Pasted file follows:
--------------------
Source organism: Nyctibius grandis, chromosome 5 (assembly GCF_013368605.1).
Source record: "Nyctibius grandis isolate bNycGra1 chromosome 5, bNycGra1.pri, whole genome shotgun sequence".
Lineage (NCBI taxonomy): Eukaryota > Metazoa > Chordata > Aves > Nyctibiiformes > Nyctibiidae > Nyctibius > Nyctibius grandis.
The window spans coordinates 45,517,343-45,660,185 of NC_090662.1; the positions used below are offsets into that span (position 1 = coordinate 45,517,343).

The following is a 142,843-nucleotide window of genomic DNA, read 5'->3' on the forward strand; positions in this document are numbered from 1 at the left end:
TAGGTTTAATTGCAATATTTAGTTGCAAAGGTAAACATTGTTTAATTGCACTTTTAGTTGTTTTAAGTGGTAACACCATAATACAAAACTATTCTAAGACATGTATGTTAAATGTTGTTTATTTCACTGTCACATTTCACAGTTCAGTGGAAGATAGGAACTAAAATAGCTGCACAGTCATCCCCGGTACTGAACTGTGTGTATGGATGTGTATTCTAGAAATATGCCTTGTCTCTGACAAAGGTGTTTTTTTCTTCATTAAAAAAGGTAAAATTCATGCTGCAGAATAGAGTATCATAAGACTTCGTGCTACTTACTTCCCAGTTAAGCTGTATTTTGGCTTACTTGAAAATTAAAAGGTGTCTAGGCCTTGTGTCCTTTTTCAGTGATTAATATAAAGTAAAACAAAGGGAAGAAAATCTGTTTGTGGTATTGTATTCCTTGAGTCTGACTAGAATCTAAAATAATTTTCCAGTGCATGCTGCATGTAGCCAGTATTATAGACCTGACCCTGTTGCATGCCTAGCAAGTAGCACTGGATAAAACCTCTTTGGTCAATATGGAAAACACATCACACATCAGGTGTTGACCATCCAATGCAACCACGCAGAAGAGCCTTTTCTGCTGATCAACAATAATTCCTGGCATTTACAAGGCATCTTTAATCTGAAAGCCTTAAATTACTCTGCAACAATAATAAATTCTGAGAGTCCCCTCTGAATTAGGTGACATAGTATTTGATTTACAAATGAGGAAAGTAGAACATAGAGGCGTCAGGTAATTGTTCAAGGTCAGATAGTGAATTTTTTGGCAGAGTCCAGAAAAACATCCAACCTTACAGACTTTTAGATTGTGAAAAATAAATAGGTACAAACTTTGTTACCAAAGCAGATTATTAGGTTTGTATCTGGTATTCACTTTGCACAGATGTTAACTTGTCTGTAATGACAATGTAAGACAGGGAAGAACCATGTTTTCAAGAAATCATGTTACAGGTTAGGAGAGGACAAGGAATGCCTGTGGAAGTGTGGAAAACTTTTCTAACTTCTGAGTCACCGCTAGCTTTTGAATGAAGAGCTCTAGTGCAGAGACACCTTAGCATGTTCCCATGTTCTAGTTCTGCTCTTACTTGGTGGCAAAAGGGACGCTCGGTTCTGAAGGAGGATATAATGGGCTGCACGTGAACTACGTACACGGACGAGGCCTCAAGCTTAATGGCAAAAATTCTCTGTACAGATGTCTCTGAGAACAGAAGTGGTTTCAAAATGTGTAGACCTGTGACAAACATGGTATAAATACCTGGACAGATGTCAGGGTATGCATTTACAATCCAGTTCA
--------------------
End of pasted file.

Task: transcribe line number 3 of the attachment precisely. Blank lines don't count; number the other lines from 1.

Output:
Lineage (NCBI taxonomy): Eukaryota > Metazoa > Chordata > Aves > Nyctibiiformes > Nyctibiidae > Nyctibius > Nyctibius grandis.